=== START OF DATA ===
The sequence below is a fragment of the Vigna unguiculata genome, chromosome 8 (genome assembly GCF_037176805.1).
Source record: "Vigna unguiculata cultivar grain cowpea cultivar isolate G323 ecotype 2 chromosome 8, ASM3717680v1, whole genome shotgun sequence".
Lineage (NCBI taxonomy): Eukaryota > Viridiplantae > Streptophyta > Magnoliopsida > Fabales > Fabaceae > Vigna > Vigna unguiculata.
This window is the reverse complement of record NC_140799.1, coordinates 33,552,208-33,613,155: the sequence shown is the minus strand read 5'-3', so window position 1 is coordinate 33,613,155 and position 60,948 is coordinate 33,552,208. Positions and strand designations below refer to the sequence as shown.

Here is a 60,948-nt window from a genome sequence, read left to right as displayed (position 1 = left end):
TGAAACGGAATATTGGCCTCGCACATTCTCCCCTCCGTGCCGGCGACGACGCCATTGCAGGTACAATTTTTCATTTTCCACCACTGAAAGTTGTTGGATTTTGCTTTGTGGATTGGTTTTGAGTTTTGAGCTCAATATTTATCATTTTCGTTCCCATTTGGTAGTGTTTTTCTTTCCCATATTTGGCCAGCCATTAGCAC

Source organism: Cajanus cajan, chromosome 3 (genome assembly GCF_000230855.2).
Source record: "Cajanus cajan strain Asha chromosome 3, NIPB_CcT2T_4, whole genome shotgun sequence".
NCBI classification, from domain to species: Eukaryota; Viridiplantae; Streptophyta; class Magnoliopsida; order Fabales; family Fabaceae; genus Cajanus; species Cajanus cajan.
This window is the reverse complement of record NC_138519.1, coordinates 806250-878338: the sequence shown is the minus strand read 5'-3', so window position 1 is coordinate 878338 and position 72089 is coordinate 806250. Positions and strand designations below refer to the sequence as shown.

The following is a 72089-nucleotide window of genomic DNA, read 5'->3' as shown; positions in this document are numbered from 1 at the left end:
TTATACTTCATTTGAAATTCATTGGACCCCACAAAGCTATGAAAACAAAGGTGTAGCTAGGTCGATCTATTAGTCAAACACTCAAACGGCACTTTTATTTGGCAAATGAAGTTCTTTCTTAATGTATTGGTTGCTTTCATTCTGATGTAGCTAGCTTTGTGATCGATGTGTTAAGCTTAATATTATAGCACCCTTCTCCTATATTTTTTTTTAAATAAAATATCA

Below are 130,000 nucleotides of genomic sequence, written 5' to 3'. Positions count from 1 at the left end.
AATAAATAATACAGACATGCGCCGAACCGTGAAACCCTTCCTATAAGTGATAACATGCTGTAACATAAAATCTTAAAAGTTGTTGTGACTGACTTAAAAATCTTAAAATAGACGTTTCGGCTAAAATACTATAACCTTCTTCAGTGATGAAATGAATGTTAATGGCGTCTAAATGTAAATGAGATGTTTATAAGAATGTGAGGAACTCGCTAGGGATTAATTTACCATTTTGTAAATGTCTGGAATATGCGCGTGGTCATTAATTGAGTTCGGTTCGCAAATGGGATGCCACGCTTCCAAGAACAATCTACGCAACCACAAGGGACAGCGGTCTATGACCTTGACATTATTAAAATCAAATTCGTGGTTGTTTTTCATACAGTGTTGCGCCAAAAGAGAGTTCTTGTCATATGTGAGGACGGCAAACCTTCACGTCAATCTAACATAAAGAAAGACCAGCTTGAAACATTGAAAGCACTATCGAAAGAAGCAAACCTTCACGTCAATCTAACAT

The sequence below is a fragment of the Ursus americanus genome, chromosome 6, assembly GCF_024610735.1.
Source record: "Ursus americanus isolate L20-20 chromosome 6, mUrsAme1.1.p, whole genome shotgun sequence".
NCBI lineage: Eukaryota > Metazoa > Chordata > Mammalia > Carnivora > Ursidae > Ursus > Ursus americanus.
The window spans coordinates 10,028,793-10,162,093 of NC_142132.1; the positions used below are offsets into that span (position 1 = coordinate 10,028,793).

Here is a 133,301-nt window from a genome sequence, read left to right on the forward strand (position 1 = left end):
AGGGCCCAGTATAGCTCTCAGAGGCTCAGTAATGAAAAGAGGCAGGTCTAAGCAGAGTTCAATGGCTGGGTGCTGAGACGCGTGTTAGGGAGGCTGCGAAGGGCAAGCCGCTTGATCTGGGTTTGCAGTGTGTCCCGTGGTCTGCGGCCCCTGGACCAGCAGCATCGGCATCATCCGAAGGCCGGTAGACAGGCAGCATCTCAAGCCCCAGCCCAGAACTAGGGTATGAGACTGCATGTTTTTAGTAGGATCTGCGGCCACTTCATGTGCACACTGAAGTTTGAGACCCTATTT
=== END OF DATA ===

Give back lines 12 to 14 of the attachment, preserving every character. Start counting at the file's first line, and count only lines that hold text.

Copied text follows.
TTATACTTCATTTGAAATTCATTGGACCCCACAAAGCTATGAAAACAAAGGTGTAGCTAGGTCGATCTATTAGTCAAACACTCAAACGGCACTTTTATTTGGCAAATGAAGTTCTTTCTTAATGTATTGGTTGCTTTCATTCTGATGTAGCTAGCTTTGTGATCGATGTGTTAAGCTTAATATTATAGCACCCTTCTCCTATATTTTTTTTTAAATAAAATATCA

Below are 130,000 nucleotides of genomic sequence, written 5' to 3'. Positions count from 1 at the left end.
AATAAATAATACAGACATGCGCCGAACCGTGAAACCCTTCCTATAAGTGATAACATGCTGTAACATAAAATCTTAAAAGTTGTTGTGACTGACTTAAAAATCTTAAAATAGACGTTTCGGCTAAAATACTATAACCTTCTTCAGTGATGAAATGAATGTTAATGGCGTCTAAATGTAAATGAGATGTTTATAAGAATGTGAGGAACTCGCTAGGGATTAATTTACCATTTTGTAAATGTCTGGAATATGCGCGTGGTCATTAATTGAGTTCGGTTCGCAAATGGGATGCCACGCTTCCAAGAACAATCTACGCAACCACAAGGGACAGCGGTCTATGACCTTGACATTATTAAAATCAAATTCGTGGTTGTTTTTCATACAGTGTTGCGCCAAAAGAGAGTTCTTGTCATATGTGAGGACGGCAAACCTTCACGTCAATCTAACATAAAGAAAGACCAGCTTGAAACATTGAAAGCACTATCGAAAGAAGCAAACCTTCACGTCAATCTAACAT